Growth in Health Consumption and Its Implications for Financing OASDI: An International Perspective
AbstractThe rising cost of U.S. health care has reduced the share of compensation that is taxable by Social Security. Between 1960 and 2010, non-taxable employer premiums for worker health plans increased from 1 percent of employee compensation to 7 percent. We use international data to examine the determinants of trends in health care spending and the reasons that the U.S. experience has differed from that of other high-income countries. In 2010, the share of U.S. gross domestic product devoted to health care was 7.2 percentage points higher than the share in other rich countries. We document the growth of this gap in the past five decades. Much of it developed between 1980 and the mid-1990s, though we also find another episode of outsized growth in the early 2000s. We identify six countries, including most of Scandinavia, which have seen a slowdown in health spending growth. These were also countries that had higher-than expected health spending, given their average incomes, in the 1960s and 1970s. The slowdown in health expenditure growth may simply reflect a reversion of their spending toward the OECD mean. We find no mean reversion in U.S. health spending growth. Our review of other literature suggests that the current excess in U.S. health costs is mainly traceable to higher prices for health care goods and services. Compared with other OECD countries, the United States has been slow to develop institutions or global budget constraints that restrain the pace of growth in health costs.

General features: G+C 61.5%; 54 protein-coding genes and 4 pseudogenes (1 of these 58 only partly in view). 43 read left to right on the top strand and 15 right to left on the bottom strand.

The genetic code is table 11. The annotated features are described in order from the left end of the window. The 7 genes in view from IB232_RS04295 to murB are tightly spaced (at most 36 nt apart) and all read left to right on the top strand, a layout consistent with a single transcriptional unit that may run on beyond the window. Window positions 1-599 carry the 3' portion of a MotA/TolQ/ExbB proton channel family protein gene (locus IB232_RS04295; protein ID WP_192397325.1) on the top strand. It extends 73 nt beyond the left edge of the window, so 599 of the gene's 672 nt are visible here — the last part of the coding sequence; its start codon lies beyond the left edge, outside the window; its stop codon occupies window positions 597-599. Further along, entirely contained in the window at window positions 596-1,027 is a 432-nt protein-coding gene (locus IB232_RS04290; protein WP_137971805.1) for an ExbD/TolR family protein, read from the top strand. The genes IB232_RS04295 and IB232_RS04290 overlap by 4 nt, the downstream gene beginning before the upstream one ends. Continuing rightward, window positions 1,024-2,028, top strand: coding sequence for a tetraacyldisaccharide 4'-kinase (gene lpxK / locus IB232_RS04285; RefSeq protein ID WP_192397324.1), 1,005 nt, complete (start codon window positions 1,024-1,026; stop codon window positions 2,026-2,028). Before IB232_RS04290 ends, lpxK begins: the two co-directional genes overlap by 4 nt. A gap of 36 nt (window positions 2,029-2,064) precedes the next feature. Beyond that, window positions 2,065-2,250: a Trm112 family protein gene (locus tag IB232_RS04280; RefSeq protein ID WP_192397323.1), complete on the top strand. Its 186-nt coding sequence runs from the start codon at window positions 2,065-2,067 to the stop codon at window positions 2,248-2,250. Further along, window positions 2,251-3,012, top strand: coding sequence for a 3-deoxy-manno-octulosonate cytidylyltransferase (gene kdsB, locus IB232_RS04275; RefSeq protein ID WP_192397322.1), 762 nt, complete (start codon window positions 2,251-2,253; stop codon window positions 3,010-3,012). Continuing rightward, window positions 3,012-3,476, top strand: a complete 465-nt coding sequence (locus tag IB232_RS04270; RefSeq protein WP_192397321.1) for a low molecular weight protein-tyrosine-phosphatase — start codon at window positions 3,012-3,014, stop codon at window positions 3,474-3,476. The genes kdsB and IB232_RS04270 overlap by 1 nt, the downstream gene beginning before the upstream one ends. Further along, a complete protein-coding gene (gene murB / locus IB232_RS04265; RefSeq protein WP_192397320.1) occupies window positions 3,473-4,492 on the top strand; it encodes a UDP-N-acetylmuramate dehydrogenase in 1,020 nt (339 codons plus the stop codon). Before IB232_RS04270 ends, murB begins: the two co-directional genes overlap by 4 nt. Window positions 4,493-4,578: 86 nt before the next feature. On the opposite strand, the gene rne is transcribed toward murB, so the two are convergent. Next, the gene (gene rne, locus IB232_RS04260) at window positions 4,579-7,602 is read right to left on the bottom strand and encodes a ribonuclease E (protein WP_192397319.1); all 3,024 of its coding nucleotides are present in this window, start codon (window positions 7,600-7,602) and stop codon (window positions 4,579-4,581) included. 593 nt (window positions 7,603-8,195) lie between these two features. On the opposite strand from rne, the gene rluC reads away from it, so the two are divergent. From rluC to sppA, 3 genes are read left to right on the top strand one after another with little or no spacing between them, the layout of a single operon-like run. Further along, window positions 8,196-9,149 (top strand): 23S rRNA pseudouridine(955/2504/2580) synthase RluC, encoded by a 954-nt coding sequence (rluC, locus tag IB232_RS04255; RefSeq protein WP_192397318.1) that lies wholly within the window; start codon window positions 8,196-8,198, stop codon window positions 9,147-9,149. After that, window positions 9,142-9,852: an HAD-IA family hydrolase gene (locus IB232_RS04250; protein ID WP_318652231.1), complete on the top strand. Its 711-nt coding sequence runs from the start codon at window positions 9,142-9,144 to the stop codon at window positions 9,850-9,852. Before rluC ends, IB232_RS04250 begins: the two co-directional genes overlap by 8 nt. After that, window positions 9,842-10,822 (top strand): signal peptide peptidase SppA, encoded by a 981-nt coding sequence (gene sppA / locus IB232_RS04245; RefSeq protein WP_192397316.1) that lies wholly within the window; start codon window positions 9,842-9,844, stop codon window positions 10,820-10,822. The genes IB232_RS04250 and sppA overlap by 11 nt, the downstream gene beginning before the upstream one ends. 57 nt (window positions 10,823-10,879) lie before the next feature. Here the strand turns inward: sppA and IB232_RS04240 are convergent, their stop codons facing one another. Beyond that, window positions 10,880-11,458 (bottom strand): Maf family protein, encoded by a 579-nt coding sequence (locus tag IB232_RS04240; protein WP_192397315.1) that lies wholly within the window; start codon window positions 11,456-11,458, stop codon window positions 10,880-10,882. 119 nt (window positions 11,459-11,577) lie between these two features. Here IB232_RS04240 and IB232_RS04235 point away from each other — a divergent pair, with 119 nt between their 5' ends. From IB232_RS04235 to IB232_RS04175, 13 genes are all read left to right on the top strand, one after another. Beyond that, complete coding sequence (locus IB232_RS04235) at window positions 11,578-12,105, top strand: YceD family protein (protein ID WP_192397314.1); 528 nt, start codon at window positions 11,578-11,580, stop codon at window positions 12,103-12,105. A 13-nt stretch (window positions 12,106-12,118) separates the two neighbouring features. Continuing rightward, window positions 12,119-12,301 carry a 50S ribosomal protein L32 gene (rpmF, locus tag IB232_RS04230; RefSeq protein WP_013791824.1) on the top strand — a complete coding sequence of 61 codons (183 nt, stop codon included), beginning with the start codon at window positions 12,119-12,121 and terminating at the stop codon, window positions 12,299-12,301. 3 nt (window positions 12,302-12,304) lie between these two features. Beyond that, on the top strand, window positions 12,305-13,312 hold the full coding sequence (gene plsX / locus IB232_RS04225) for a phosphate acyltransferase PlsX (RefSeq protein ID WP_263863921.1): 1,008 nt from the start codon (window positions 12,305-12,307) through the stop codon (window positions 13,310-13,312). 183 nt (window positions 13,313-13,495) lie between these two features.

Download InfoIf you experience problems downloading a file, check if you have the proper application to view it first. In case of further problems read the IDEAS help page. Note that these files are not on the IDEAS site. Please be patient as the files may be large.
Bibliographic InfoPaper provided by Center for Retirement Research in its series Working Papers, Center for Retirement Research at Boston College with number wp2012-21.
Length: 36 pages
Date of creation: Sep 2012
Date of revision: Sep 2012
Contact details of provider:
Postal: Hovey House, 140 Commonwealth Avenue, Chestnut Hill, MA 02467
Phone: (617) 552-1762
Fax: (617) 552-0191
Web page: http://crr.bc.edu/
More information through EDIRC
This paper has been announced in the following NEP Reports:
You can help add them by filling out this form.
For technical questions regarding this item, or to correct its authors, title, abstract, bibliographic or download information, contact: (Amy Grzybowski) or (Christopher F Baum).
If references are entirely missing, you can add them using this form.